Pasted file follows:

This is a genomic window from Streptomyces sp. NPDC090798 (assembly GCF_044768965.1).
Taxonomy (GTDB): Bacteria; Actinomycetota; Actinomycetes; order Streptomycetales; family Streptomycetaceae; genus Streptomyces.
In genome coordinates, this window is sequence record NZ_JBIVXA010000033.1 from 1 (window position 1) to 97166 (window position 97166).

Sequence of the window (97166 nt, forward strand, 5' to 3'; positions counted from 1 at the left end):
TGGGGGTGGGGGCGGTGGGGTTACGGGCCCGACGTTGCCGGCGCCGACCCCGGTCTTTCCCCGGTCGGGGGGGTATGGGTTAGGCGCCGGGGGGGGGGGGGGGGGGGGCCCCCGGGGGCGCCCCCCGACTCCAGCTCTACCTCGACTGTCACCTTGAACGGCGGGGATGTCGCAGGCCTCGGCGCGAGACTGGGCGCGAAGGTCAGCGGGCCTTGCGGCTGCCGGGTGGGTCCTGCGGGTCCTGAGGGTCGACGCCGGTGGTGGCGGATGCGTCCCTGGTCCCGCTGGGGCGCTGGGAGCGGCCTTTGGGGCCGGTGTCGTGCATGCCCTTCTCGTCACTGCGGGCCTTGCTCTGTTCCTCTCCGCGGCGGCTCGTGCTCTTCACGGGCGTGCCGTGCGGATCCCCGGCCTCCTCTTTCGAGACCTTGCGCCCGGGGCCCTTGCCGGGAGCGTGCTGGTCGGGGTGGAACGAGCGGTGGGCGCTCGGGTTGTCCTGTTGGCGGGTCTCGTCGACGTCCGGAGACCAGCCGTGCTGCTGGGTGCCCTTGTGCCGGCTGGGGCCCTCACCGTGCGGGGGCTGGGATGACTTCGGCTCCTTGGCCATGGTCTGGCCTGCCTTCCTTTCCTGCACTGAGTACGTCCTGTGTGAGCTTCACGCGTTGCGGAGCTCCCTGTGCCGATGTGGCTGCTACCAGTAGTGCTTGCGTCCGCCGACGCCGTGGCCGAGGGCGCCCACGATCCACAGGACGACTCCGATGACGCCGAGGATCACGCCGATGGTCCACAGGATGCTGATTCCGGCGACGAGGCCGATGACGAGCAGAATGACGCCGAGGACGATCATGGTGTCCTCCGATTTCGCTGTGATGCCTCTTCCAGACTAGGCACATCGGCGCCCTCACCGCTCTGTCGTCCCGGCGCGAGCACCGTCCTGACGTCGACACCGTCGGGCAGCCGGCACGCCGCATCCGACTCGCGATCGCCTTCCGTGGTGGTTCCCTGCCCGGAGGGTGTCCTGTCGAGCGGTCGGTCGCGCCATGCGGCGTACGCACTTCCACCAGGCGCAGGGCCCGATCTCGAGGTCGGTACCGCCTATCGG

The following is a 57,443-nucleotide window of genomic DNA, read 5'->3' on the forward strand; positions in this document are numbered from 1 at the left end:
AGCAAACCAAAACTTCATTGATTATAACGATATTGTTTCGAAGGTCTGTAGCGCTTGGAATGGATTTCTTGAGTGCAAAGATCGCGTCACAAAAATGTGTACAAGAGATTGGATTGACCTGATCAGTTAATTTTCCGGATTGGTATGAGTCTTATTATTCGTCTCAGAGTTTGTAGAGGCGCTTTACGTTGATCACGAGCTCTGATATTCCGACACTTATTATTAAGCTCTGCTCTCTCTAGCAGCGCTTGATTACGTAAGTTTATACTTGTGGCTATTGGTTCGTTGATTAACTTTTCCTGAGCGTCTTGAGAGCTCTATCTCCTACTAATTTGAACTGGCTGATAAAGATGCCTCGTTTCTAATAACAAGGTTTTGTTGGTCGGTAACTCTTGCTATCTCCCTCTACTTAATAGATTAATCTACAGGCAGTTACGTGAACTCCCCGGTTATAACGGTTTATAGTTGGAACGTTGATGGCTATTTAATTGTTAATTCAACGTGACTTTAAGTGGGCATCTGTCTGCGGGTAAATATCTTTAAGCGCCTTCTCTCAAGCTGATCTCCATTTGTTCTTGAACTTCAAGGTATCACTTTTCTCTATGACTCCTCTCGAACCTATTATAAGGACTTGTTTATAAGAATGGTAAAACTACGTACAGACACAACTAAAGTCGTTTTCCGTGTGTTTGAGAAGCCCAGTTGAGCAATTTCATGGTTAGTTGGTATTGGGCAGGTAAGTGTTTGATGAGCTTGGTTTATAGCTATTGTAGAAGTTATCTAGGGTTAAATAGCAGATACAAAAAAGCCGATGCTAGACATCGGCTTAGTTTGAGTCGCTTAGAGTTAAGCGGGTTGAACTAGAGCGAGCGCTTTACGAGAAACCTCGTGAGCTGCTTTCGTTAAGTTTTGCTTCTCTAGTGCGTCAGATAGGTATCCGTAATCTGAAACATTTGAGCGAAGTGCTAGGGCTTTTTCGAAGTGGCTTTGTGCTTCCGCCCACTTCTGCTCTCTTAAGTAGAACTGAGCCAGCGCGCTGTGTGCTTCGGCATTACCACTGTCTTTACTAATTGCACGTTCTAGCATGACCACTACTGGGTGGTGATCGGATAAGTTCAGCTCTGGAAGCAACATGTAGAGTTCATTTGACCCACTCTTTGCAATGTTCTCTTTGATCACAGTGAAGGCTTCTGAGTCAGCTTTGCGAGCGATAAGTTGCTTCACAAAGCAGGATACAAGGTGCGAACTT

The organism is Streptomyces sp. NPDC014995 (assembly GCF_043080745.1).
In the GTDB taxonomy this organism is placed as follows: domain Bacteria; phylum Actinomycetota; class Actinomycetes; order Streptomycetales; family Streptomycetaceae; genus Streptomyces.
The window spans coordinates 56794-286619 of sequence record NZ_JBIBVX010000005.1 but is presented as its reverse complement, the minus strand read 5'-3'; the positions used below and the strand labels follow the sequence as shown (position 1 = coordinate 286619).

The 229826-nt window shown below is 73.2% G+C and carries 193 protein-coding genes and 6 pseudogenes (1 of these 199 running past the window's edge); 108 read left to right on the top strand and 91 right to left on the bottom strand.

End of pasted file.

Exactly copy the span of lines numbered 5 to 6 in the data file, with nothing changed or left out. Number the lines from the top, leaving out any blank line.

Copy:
TGGGGGTGGGGGCGGTGGGGTTACGGGCCCGACGTTGCCGGCGCCGACCCCGGTCTTTCCCCGGTCGGGGGGGTATGGGTTAGGCGCCGGGGGGGGGGGGGGGGGGGGCCCCCGGGGGCGCCCCCCGACTCCAGCTCTACCTCGACTGTCACCTTGAACGGCGGGGATGTCGCAGGCCTCGGCGCGAGACTGGGCGCGAAGGTCAGCGGGCCTTGCGGCTGCCGGGTGGGTCCTGCGGGTCCTGAGGGTCGACGCCGGTGGTGGCGGATGCGTCCCTGGTCCCGCTGGGGCGCTGGGAGCGGCCTTTGGGGCCGGTGTCGTGCATGCCCTTCTCGTCACTGCGGGCCTTGCTCTGTTCCTCTCCGCGGCGGCTCGTGCTCTTCACGGGCGTGCCGTGCGGATCCCCGGCCTCCTCTTTCGAGACCTTGCGCCCGGGGCCCTTGCCGGGAGCGTGCTGGTCGGGGTGGAACGAGCGGTGGGCGCTCGGGTTGTCCTGTTGGCGGGTCTCGTCGACGTCCGGAGACCAGCCGTGCTGCTGGGTGCCCTTGTGCCGGCTGGGGCCCTCACCGTGCGGGGGCTGGGATGACTTCGGCTCCTTGGCCATGGTCTGGCCTGCCTTCCTTTCCTGCACTGAGTACGTCCTGTGTGAGCTTCACGCGTTGCGGAGCTCCCTGTGCCGATGTGGCTGCTACCAGTAGTGCTTGCGTCCGCCGACGCCGTGGCCGAGGGCGCCCACGATCCACAGGACGACTCCGATGACGCCGAGGATCACGCCGATGGTCCACAGGATGCTGATTCCGGCGACGAGGCCGATGACGAGCAGAATGACGCCGAGGACGATCATGGTGTCCTCCGATTTCGCTGTGATGCCTCTTCCAGACTAGGCACATCGGCGCCCTCACCGCTCTGTCGTCCCGGCGCGAGCACCGTCCTGACGTCGACACCGTCGGGCAGCCGGCACGCCGCATCCGACTCGCGATCGCCTTCCGTGGTGGTTCCCTGCCCGGAGGGTGTCCTGTCGAGCGGTCGGTCGCGCCATGCGGCGTACGCACTTCCACCAGGCGCAGGGCCCGATCTCGAGGTCGGTACCGCCTATCGG

The following is a 57,443-nucleotide window of genomic DNA, read 5'->3' on the forward strand; positions in this document are numbered from 1 at the left end: